6. San Antonio Spurs: It’s hard to get a read on this team. They won 61 games last year but got knocked off by the eighth-seeded Grizzlies, a year after pulling their own first-round upset as a No. 7 seed against the Mavs. However you look at it, the Spurs haven’t been to the conference finals since 2008, and there’s little to suggest they’ll get there this year, either. Tim Duncan and Manu Ginobili are 35 and 34 years old, respectively, and Tony Parker, at 29, doesn’t seem like he’s the same, either. They lost sixth man George Hill in a trade for rookie Kawhi Leonard, a move that would raise eyebrows if it hadn’t been made by well-regarded general manager R.C. Buford. Leonard and second-year man Tiago Splitter will have to make significant impacts in order for the Spurs to remain an elite team.
7. Denver Nuggets: It’s a testament to the rebuilding efforts of Denver Nuggets general manager Masai Ujiri that they’re still one of the league’s deepest teams even though three key players from last year are stuck in China. If any team is built for three games in as many nights, it’s this one. There are no stars, barring the distinct possibility that Ty Lawson or Arron Afflalo have breakout seasons, but plenty of rotation-worthy bodies. The arrangement worked well during the second half of last season, and it will be enough to get the team to the playoffs again this year.
8. Portland Trail Blazers: Just as the Nuggets have shown resilience in the wake of the Carmelo trade, the Blazers franchise remains in the playoff hunt despite the retirement of Brandon Roy and continued injury woes of Greg Oden. LaMarcus Aldridge turned into a legitimate star last year, and Wesley Matthews justified his $35 million contract. The additions of Jamal Crawford and Raymond Felton will be enough to get them back to the postseason in a tough Western Conference.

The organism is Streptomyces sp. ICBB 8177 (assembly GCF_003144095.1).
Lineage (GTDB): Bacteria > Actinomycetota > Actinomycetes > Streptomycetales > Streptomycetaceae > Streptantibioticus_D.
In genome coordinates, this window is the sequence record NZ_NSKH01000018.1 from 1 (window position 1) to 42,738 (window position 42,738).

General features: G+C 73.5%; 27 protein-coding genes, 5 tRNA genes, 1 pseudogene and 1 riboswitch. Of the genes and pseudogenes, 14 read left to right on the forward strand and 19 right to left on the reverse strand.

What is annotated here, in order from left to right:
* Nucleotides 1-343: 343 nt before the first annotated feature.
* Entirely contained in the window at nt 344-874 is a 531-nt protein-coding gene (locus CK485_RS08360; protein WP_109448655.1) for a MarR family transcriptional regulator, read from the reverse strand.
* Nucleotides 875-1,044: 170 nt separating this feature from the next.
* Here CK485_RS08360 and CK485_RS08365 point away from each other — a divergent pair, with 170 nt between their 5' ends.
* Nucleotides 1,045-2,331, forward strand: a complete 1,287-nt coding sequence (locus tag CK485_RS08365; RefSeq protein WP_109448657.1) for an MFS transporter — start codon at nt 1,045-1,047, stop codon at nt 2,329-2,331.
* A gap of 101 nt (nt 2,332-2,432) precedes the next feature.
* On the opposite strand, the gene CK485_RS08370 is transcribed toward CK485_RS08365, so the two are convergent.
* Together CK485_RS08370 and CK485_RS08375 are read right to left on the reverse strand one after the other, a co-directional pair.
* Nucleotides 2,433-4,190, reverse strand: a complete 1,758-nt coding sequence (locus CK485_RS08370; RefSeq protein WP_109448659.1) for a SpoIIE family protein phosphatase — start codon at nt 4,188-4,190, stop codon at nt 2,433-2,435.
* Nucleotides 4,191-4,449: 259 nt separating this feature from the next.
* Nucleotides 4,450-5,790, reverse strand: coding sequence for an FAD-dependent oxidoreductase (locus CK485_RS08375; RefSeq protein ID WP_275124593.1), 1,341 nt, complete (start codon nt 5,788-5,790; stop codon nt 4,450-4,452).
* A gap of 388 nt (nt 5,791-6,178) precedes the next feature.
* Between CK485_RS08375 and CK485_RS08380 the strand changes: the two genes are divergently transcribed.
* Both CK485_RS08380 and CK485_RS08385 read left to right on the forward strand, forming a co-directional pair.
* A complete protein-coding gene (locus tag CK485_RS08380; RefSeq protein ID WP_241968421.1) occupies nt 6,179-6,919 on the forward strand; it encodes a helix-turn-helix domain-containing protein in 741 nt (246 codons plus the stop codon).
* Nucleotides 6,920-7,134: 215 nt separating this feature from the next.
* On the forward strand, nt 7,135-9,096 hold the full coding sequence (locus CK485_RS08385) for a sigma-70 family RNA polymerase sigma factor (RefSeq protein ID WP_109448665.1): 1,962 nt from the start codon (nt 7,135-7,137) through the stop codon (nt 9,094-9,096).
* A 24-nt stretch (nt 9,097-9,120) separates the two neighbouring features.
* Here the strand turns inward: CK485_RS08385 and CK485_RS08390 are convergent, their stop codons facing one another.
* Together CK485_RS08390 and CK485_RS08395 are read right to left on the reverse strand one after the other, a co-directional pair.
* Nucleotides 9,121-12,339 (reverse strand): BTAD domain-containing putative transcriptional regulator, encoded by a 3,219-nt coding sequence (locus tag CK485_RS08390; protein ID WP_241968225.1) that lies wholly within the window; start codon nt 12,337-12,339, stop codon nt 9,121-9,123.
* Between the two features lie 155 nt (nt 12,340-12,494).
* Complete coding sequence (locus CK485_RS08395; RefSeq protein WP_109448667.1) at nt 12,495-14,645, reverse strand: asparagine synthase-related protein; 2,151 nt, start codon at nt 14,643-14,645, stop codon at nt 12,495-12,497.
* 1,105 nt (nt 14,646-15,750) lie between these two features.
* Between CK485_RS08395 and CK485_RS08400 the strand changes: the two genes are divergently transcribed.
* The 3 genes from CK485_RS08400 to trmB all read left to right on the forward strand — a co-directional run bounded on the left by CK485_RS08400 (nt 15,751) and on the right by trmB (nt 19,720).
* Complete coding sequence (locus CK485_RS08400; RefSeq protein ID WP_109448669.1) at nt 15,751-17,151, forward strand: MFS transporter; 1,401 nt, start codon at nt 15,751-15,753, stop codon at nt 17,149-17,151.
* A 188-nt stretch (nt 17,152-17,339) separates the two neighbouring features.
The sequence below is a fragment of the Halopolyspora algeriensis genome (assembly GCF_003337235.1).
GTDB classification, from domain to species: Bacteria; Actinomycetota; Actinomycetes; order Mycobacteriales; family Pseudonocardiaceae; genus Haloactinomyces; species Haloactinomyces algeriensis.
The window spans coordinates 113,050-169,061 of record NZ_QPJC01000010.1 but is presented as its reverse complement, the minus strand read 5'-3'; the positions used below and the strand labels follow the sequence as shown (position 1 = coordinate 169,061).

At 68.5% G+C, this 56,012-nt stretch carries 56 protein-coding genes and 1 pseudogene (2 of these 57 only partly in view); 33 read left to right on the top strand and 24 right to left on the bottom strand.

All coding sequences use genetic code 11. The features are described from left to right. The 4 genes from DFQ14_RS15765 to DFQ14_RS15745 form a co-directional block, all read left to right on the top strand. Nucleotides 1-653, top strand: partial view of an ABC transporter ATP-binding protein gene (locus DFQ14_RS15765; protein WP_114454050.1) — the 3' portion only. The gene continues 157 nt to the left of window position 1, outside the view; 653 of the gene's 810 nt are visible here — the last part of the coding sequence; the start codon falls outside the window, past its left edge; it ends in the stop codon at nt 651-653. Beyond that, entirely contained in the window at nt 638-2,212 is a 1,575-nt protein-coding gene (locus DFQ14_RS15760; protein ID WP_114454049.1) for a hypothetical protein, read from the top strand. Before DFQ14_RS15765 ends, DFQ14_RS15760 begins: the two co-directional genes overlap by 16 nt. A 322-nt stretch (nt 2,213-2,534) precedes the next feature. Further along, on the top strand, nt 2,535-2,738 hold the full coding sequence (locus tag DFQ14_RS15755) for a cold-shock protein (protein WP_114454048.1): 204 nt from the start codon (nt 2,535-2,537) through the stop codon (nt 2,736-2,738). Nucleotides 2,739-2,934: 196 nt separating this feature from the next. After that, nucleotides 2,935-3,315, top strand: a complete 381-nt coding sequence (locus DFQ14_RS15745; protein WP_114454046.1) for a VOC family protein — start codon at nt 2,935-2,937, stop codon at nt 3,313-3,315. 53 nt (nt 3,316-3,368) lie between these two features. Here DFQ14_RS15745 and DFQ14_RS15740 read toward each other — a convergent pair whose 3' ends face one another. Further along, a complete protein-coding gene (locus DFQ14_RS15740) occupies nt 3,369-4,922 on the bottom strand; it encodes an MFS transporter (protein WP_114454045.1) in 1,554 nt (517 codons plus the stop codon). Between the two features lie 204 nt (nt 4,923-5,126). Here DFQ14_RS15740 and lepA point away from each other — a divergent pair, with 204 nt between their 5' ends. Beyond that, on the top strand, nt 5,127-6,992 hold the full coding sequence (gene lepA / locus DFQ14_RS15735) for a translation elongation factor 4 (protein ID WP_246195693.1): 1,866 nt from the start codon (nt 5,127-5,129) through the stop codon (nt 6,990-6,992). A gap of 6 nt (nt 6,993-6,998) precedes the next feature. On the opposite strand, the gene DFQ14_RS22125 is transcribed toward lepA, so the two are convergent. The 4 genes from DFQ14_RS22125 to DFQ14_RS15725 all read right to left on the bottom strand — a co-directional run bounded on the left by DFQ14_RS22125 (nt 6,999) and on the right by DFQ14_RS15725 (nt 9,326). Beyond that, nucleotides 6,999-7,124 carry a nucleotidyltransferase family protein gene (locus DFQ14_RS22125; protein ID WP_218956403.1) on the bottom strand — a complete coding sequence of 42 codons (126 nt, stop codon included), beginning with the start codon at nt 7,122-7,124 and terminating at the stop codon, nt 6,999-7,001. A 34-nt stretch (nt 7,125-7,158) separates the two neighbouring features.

9. Phoenix Suns: Nice guys Steve Nash and Grant Hill won’t finish last, but for the second year in a row, they won’t make the playoffs, either. The emergence of Marcin Gortat late last year gives the team some hope, but there’s little to like here beyond the graying brilliance of Steve Nash, age 37 and the pluck of Grant Hill, 39, neither of whom will be well-served by the condensed schedule.
10. Golden State Warriors: The key for the Warriors might be how much new coach Mark Jackson reins in the team’s up-tempo attack. Whether he likes it or not, this team is built for speed, at least until general manager Larry Riley, aided by the legendary Jerry West, starts making it over to fit the coach’s defensive style.
11. Sacramento Kings: Is this the year the young talent starts to mature? Tyreke Evans, the 2010 rookie of the year, Tyreke Evans was hurt last season and took a step back. He and DeMarcus Cousins are a year older and, hopefully, wiser, and they’ll have a full season with Marcus Thornton.
12. Minnesota Timberwolves: Another team stockpiling youngsters, the T’Wolves are hoping new coach Rick Adelman can help a few more players exceed expectations the way Kevin Love and Darko Milicic did last year.
13. Utah Jazz: As the preseason shedding of Mehmet Okur demonstrated, the Jazz are in full rebuilding mode. Look for a lot of experiments, like Paul Millsap at small forward, and heavy minutes for Derrick Favors and Gordon Hayward.
14. Houston Rockets: What the Rockets may need most this year is Kevin McHale’s sense of humor. It might be a 66-game season, but it will feel much longer for Houston, even though they return many of the same players who overachieved to a ninth-place finish in the West last year.
15. New Orleans Hornets: There’s little doubt the Hornets extracted a heavy price from the Clippers for Chris Paul. It still won’t be enough to make them competitive this year. They got nothing in return for their second-best player, free agent David West, and much of the scoring burden rests on Eric Gordon’s shoulders.
First Round: Thunder over Blazers; Grizzlies over Nuggets; Clippers over Spurs; Lakers over Mavs
Conference Semis: Thunder over Lakers; Clippers over Grizzlies
Conference Finals: Thunder over Clippers
NBA Finals: Heat over Thunder in 7